MIAMI — Italian investigators have discovered that a blade fracture within the intermediate pressure turbine of the Rolls-Royce Trent 1000 engine on a Norwegian Air Boeing 787-8 Dreamliner, caused the uncontained engine failure that forced the plane to perform an emergency landing at Rome-Fiumicino Airport on August 10, 2019.
The failure occurred just 36 seconds after the aircraft had departed Rome-Fiumicino Airport. As the plane climbed through 3,000ft on its scheduled flight to Los Angeles with 298 passengers and crew on board, the engine failure occurred.
Debris from the engine’s incident fell to the ground damaging 25 cars and 12 homes in the Isola Sacra neighborhood.
Following the incident, the 787 returned and performed a successful emergency landing.
The Italian investigators, who were joined by investigators from Norway, Germany, the UK, the USA, and France, as well as the European Safety Agency (EASA), noted that there have been 10 incidents of blade fracturing in the intermediate pressure turbine within the Rolls-Royce Trent 1000s.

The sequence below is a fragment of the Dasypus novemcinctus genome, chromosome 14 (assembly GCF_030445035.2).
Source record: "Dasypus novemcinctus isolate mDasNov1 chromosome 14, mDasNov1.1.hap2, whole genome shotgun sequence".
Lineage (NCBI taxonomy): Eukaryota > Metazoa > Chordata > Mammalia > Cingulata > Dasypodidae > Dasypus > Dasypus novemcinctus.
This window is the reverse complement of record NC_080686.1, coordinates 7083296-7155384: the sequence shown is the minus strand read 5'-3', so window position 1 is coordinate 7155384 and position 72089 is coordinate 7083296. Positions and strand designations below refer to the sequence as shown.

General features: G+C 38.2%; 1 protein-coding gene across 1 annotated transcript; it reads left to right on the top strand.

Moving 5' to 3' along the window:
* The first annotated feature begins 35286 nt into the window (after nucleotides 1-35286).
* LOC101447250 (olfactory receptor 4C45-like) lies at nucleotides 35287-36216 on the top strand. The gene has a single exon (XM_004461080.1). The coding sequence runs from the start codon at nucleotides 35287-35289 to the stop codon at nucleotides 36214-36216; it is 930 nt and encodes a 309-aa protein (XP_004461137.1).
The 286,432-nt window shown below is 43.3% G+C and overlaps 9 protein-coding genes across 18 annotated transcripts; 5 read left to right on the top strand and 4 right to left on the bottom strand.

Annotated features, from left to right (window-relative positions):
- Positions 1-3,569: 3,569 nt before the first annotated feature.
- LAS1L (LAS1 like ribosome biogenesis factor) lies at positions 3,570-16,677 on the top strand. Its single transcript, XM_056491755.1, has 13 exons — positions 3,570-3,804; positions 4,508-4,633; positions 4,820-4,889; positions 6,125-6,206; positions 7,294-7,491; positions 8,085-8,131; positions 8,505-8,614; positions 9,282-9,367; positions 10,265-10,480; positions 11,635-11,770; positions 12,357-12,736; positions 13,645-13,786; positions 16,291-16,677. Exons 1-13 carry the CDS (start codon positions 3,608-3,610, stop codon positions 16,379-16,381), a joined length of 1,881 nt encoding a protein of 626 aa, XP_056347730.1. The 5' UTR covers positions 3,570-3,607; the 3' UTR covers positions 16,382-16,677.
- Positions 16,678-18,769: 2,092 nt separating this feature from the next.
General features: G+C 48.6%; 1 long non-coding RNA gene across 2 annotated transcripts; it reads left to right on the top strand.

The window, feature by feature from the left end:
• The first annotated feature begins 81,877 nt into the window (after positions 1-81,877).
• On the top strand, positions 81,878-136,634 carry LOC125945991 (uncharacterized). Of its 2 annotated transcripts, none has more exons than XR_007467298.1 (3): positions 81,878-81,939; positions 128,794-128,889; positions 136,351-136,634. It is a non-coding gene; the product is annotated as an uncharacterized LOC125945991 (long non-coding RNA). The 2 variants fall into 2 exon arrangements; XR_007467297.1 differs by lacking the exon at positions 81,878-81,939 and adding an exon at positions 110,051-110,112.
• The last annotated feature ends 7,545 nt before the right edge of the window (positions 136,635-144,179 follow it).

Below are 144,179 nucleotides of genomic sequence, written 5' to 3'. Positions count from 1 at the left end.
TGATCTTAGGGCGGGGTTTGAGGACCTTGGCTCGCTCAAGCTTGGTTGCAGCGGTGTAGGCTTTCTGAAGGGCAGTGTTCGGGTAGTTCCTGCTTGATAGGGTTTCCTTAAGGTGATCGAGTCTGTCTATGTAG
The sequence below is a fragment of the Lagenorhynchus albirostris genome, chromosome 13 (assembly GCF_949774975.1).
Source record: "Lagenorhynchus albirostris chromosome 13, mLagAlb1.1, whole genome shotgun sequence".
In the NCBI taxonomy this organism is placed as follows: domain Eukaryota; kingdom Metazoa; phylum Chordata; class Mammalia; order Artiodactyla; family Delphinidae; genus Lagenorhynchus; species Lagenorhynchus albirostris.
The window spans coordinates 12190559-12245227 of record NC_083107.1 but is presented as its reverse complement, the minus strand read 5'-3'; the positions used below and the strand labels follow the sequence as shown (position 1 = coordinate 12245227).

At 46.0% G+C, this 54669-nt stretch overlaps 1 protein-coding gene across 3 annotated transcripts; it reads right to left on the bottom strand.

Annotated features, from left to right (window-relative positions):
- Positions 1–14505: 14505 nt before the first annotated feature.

According to the report, at least one incident evidenced that there is the risk of debris being projected from the engine, in the event of an uncontained failure.
Investigators also said that the engine that failed was below the expected limit of cycles, whereas the other engine was “closer to the margin,” but both within the margin’s limits.
A service bulletin has since been issued for the fan blades to be replaced, manufactured with different materials.
This new bulletin adds to the growing list of problems Norwegian Air currently faces, with the 737 MAX grounding and around a third of their Boeing 787s out of action, with several planes parked up at Prestwick Airport in Scotland, awaiting engine work at Chevron.
Norwegian Air has had to cut all its long haul flights from Ireland to the United States, just two years after they were launched.